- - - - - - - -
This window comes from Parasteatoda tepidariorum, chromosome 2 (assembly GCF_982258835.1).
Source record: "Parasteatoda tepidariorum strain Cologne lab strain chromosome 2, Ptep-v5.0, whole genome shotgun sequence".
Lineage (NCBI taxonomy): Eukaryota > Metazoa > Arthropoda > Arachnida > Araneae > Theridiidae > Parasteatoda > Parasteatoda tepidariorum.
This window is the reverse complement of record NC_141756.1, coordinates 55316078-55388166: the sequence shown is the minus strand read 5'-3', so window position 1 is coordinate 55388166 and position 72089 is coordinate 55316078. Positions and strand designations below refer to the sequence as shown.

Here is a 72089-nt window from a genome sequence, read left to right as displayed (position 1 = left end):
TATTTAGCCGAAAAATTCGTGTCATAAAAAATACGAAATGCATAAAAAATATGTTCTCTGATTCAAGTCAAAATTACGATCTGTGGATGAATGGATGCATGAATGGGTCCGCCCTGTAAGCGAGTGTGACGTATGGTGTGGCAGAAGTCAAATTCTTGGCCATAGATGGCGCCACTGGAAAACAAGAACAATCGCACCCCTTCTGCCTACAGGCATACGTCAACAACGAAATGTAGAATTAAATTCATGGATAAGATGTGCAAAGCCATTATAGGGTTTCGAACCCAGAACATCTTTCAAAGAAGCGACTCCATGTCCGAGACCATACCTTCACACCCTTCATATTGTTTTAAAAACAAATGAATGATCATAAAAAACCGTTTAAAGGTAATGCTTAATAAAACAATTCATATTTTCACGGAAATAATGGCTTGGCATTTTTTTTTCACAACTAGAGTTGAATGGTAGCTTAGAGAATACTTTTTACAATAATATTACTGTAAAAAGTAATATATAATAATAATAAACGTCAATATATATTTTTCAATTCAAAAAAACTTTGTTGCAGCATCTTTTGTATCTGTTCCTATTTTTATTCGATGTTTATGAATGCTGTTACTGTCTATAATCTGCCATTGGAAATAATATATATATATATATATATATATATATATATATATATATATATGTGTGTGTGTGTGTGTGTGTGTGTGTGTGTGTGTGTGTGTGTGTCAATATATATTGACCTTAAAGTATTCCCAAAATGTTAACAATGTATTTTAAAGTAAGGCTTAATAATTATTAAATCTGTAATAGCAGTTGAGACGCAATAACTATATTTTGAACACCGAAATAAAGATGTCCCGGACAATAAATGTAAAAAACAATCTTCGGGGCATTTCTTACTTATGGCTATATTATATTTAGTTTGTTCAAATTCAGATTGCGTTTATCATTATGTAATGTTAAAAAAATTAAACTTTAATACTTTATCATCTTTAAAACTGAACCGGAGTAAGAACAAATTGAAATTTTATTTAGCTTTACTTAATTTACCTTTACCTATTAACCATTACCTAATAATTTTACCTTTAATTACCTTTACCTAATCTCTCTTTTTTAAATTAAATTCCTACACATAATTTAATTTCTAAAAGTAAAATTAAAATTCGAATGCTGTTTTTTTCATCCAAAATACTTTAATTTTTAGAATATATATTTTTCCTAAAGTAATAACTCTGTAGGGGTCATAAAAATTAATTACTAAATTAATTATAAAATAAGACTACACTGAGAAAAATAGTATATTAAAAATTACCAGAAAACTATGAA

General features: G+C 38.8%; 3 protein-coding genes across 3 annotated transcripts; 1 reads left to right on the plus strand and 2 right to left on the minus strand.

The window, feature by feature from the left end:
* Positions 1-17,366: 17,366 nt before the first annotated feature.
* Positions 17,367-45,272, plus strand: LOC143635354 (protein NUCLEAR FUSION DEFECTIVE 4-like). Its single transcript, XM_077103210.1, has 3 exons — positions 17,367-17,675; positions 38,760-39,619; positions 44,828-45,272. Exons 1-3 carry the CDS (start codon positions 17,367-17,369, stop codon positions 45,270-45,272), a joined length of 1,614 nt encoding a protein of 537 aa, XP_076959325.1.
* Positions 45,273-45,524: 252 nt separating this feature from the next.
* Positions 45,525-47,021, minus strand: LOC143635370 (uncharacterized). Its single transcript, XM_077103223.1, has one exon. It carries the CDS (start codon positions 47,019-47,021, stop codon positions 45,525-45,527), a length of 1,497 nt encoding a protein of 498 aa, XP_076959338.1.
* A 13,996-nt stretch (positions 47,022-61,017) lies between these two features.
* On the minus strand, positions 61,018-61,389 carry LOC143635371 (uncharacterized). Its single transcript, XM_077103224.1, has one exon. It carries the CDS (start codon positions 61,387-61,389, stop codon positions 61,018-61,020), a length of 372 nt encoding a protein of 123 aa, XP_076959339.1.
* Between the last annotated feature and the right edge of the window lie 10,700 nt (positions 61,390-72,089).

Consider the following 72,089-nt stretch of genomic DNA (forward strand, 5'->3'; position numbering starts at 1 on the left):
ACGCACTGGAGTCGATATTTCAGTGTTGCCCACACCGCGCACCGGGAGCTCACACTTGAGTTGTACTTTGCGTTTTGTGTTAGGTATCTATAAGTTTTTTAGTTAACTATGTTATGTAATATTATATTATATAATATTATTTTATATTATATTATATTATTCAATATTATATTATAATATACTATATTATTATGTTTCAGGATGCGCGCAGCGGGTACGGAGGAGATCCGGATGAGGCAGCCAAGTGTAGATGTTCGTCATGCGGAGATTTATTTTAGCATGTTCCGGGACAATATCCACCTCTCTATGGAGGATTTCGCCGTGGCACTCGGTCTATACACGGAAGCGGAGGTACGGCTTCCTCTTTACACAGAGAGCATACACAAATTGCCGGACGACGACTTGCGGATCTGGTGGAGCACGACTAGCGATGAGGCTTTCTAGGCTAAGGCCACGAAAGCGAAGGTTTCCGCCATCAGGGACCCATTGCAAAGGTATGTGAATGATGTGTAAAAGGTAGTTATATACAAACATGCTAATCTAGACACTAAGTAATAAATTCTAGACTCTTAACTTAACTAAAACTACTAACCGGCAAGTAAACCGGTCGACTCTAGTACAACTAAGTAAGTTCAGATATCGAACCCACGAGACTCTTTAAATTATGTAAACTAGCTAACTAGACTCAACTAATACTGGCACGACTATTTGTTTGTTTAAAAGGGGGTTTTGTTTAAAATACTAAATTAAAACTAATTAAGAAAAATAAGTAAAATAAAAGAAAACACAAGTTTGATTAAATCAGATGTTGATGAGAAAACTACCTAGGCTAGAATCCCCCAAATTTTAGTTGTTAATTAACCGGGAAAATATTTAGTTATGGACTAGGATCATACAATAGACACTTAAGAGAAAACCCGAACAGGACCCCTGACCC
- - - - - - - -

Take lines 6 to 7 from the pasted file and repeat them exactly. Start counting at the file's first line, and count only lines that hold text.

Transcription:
TATTTAGCCGAAAAATTCGTGTCATAAAAAATACGAAATGCATAAAAAATATGTTCTCTGATTCAAGTCAAAATTACGATCTGTGGATGAATGGATGCATGAATGGGTCCGCCCTGTAAGCGAGTGTGACGTATGGTGTGGCAGAAGTCAAATTCTTGGCCATAGATGGCGCCACTGGAAAACAAGAACAATCGCACCCCTTCTGCCTACAGGCATACGTCAACAACGAAATGTAGAATTAAATTCATGGATAAGATGTGCAAAGCCATTATAGGGTTTCGAACCCAGAACATCTTTCAAAGAAGCGACTCCATGTCCGAGACCATACCTTCACACCCTTCATATTGTTTTAAAAACAAATGAATGATCATAAAAAACCGTTTAAAGGTAATGCTTAATAAAACAATTCATATTTTCACGGAAATAATGGCTTGGCATTTTTTTTTCACAACTAGAGTTGAATGGTAGCTTAGAGAATACTTTTTACAATAATATTACTGTAAAAAGTAATATATAATAATAATAAACGTCAATATATATTTTTCAATTCAAAAAAACTTTGTTGCAGCATCTTTTGTATCTGTTCCTATTTTTATTCGATGTTTATGAATGCTGTTACTGTCTATAATCTGCCATTGGAAATAATATATATATATATATATATATATATATATATATATATATATATGTGTGTGTGTGTGTGTGTGTGTGTGTGTGTGTGTGTGTGTGTGTCAATATATATTGACCTTAAAGTATTCCCAAAATGTTAACAATGTATTTTAAAGTAAGGCTTAATAATTATTAAATCTGTAATAGCAGTTGAGACGCAATAACTATATTTTGAACACCGAAATAAAGATGTCCCGGACAATAAATGTAAAAAACAATCTTCGGGGCATTTCTTACTTATGGCTATATTATATTTAGTTTGTTCAAATTCAGATTGCGTTTATCATTATGTAATGTTAAAAAAATTAAACTTTAATACTTTATCATCTTTAAAACTGAACCGGAGTAAGAACAAATTGAAATTTTATTTAGCTTTACTTAATTTACCTTTACCTATTAACCATTACCTAATAATTTTACCTTTAATTACCTTTACCTAATCTCTCTTTTTTAAATTAAATTCCTACACATAATTTAATTTCTAAAAGTAAAATTAAAATTCGAATGCTGTTTTTTTCATCCAAAATACTTTAATTTTTAGAATATATATTTTTCCTAAAGTAATAACTCTGTAGGGGTCATAAAAATTAATTACTAAATTAATTATAAAATAAGACTACACTGAGAAAAATAGTATATTAAAAATTACCAGAAAACTATGAA

General features: G+C 38.8%; 3 protein-coding genes across 3 annotated transcripts; 1 reads left to right on the plus strand and 2 right to left on the minus strand.